Online Program

"staying at home no matter what:" unmet needs for community dwelling older adults

Tuesday, November 5, 2013 : 9:06 a.m. - 9:18 a.m.

Anne Soon Choi, PhD, MPH, MSW, Department of Interdisciplinary Studies, California State University Dominguez Hills, Carson, CA
Kathryn G. Kietzman, PhD, MSW, Center for Health Policy Research, UCLA, Los Angeles, CA
Steven P. Wallace, PhD, UCLA Center for Health Policy Research, Los Angeles, CA
Jacqueline M. Torres, MPH, MA, School of Public Health, University of California, Los Angeles, Los Angeles, CA
Charlene Chang, MA, Center for Health Policy Research, UCLA Fielding School of Public Health, Los Angeles, CA
Carolyn A. Mendez-Luck, PhD, MPH, College of Public Health and Human Sciences, Oregon State University, Corvallis, OR
A.E. (Ted) Benjamin, PhD, School of Public Affairs, UCLA, Los Angeles, CA
The focus on consumer driven care in the US is part of the larger “aging in place” movement that emphasizes independence for older adults. However, for community dwelling older adults who rely on publicly financed programs to “age in place,” budget cutbacks of these programs have contributed to an increase in unmet needs. Drawing on a sample of qualitative interviews from a study of California older adults, who qualify for publically financed in-home supportive services (IHSS), this paper examines the impact of unmet needs on the quality of life of these older adults and explores how these individuals address these gaps in care. Data were collected over a two year-period on older adults (age 65 and over) who are consumers of public programs that provide long-term in-home care services and supports. In-depth, face-to-face interviews were conducted with the older adult and their paid caregiver. Data were independently coded by two researchers. The results of thematic analyses suggest that budget cutbacks to publicly financed programs contribute to the increase in unmet needs. Additionally, it was discovered that even for individuals with the maximum allotted hours of in-home supportive services had significant unmet needs, Finally, it was also discovered that unmet needs varied widely from individual to individual.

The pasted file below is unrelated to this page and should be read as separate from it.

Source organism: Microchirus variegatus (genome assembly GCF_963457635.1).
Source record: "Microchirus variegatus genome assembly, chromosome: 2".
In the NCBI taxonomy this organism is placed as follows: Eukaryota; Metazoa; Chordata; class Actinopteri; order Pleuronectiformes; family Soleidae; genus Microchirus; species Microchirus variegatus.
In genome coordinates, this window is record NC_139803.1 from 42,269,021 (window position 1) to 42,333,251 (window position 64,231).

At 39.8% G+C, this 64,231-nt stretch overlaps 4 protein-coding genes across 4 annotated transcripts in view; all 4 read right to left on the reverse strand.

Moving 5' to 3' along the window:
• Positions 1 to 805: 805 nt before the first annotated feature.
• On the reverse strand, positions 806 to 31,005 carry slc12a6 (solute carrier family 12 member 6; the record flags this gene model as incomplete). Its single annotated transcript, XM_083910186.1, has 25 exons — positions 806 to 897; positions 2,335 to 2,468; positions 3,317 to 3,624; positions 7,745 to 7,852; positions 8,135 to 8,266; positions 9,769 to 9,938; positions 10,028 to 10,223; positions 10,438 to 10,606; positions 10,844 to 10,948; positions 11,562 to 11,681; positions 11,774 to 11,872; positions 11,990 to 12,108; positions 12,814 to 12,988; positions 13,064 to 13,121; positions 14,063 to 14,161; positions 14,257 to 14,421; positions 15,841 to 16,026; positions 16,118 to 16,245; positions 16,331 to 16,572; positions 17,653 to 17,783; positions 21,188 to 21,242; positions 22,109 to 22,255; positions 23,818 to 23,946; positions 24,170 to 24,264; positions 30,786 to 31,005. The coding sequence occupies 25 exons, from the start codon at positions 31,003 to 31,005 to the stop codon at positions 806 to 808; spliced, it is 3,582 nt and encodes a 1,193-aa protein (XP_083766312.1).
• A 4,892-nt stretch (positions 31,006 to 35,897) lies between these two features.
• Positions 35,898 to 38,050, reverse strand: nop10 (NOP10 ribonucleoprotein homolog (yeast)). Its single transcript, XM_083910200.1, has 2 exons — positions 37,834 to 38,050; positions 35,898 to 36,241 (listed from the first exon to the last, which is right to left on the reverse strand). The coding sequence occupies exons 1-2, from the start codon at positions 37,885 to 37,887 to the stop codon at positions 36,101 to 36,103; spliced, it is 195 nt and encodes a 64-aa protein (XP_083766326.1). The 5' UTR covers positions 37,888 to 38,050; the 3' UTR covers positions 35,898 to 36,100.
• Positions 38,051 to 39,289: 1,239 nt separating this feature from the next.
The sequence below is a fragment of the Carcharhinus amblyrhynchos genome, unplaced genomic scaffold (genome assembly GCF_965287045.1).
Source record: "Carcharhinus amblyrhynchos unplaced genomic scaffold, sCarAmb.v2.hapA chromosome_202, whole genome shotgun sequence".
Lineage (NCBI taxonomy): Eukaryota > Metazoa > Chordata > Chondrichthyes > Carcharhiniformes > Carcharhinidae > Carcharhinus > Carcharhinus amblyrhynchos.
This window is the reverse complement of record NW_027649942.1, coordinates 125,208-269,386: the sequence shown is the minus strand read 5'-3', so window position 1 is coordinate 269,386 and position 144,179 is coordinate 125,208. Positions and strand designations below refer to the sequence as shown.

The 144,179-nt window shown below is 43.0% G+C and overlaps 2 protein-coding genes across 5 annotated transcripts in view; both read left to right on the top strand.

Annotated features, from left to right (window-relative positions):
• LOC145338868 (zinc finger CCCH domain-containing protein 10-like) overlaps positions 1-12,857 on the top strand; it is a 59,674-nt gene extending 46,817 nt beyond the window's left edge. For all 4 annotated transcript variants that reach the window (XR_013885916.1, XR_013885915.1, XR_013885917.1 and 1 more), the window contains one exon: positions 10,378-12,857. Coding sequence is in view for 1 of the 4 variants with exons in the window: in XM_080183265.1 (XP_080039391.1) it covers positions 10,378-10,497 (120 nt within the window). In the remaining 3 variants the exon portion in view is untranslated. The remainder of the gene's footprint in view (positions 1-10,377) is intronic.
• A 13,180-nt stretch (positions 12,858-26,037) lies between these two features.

Learning Areas:

Other professions or practice related to public health
Planning of health education strategies, interventions, and programs
Public health or related public policy
Social and behavioral sciences

Learning Objectives:
Identify the unmet needs of community dwelling older adults who rely on public programs Describe the obstacles that community dwelling older adults face in managing their care needs Explain how unmet needs negatively impact the lives of community dwelling older adults

Keyword(s): Long-Term Care, Aging

Presenting author's disclosure statement:

Qualified on the content I am responsible for because: I am trained in public health and social work and have been working on issues of aging for over five years.
Any relevant financial relationships? No

I agree to comply with the American Public Health Association Conflict of Interest and Commercial Support Guidelines, and to disclose to the participants any off-label or experimental uses of a commercial product or service discussed in my presentation.